In a statement released from Havana, where he is visiting, Jackson said he was hoping to gain entry to Colombia provided he had support from President Juan Manuel Santos, insisting that hostage Kevin Scott Sutay was merely a “lost tourist.”
“I hope to come to Colombia very soon for the protocols,” Jackson told Blu Radio.
“I told them he was not a terrorist, that he was really a lost tourist,” Jackson said of Sutay, who the rebels have branded a mercenary.
The FARC rebel group has requested Jackson’s assistance but Colombia’s government has said it only wants the Red Cross to mediate.
Sutay was captured in June in the central-eastern Colombian region of Guaviare when he traveled through the area as a tourist.
During a visit to Havana, where FARC rebels are negotiating with Colombian government representatives, Jackson said Saturday he would mediate in a bid to help Sutay, his family and the United States.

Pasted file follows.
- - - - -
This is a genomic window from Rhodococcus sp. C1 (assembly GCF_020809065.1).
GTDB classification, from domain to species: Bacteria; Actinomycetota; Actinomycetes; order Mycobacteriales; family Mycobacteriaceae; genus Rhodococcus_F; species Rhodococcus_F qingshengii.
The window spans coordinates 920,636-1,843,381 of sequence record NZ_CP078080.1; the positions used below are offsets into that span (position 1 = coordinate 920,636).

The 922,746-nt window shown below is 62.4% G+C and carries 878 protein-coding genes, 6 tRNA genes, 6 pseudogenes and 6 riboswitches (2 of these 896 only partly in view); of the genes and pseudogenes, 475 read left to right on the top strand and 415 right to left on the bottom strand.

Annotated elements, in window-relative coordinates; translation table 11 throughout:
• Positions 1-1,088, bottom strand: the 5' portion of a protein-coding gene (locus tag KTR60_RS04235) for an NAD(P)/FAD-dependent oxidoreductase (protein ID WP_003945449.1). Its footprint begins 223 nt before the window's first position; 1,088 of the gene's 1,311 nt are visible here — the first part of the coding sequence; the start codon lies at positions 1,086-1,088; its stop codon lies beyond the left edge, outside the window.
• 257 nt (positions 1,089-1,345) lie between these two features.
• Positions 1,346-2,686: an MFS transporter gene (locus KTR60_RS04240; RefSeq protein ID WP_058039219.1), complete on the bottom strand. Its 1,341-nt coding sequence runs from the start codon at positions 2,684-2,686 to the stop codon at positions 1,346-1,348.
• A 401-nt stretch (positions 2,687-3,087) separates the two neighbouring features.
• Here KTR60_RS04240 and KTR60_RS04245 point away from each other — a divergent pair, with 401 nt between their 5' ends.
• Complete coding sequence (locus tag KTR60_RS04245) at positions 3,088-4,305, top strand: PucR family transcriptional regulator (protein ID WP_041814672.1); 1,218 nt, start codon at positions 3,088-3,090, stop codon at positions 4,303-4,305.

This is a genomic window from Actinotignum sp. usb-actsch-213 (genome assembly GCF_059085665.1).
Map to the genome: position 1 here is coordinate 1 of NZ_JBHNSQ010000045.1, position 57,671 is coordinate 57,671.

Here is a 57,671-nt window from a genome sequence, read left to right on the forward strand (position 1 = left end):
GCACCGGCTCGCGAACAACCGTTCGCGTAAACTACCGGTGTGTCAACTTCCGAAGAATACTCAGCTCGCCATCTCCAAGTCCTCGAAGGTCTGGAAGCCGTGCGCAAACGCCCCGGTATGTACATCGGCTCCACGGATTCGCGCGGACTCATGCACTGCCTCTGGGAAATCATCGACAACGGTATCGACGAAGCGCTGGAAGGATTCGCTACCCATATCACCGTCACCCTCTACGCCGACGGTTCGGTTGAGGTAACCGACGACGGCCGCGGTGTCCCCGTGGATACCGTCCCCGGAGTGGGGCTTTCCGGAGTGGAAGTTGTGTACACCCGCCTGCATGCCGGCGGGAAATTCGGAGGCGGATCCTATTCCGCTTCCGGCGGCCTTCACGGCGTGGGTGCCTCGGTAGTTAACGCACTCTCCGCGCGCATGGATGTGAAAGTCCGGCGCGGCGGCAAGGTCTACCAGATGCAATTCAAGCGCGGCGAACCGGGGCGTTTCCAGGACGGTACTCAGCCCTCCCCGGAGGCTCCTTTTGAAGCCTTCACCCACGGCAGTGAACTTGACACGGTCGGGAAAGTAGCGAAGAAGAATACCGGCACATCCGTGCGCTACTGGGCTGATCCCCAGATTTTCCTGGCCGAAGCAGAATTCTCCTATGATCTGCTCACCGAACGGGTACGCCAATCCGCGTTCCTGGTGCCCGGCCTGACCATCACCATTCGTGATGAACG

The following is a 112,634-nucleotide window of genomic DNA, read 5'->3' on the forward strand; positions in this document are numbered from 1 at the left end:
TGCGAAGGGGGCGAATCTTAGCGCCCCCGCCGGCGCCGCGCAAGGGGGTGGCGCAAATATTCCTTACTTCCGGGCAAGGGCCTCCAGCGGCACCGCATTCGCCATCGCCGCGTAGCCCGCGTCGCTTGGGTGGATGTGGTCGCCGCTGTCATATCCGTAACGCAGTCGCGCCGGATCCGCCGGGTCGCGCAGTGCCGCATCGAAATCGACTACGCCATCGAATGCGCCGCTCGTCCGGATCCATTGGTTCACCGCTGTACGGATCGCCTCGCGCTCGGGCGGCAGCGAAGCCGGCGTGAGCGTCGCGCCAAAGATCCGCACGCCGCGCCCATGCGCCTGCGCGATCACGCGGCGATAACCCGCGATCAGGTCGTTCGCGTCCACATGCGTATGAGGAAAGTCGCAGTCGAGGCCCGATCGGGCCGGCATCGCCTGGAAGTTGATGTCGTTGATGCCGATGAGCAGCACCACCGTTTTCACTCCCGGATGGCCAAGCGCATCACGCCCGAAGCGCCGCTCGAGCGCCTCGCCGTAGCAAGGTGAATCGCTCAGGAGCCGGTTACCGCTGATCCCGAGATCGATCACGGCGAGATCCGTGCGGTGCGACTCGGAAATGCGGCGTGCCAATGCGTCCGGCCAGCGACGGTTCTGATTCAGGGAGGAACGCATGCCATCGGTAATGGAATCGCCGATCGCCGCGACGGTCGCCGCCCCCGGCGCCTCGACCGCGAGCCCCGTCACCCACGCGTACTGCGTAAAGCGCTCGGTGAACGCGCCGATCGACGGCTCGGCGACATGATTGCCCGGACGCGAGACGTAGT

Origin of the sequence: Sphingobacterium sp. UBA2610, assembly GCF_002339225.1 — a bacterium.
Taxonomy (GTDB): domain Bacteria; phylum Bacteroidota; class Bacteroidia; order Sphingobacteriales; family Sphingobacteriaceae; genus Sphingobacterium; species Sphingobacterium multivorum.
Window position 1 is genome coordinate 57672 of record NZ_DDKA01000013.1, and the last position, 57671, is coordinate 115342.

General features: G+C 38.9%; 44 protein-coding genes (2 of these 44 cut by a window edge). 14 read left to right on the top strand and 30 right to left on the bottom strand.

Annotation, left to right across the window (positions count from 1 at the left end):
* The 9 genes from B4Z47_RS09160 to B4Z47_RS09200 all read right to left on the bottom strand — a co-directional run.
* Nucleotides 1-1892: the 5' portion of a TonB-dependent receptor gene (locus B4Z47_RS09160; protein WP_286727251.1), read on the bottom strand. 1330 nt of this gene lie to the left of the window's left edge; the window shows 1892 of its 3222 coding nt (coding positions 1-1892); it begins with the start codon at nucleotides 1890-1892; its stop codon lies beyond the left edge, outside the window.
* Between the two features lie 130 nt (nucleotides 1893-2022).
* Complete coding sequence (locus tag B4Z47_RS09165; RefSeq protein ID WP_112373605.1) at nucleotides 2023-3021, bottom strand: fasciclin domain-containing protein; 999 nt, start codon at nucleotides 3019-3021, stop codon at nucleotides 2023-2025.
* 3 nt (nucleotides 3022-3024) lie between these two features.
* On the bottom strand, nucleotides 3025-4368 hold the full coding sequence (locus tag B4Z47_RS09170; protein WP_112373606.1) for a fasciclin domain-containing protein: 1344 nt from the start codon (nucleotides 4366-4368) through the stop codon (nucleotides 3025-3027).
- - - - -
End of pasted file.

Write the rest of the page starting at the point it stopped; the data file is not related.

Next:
Santos — who also rejected the group’s request that leftist former senator Piedad Cordoba, who has mediated the release of more than 30 FARC hostages since 2008 — participate in the mission, wants Red Cross staff only.
Santos said he will not allow “the release to be turned into a show for the media.”
It was not immediately clear if either side was prepared to bend to make the American’s release happen.
Peace talks between the Revolutionary Armed Forces of Colombia (FARC) and the government opened last November in Cuba, the fourth attempt since the 1980s to end Latin America’s longest-running armed conflict.
In early 2012, the FARC committed unilaterally to stop kidnapping civilians.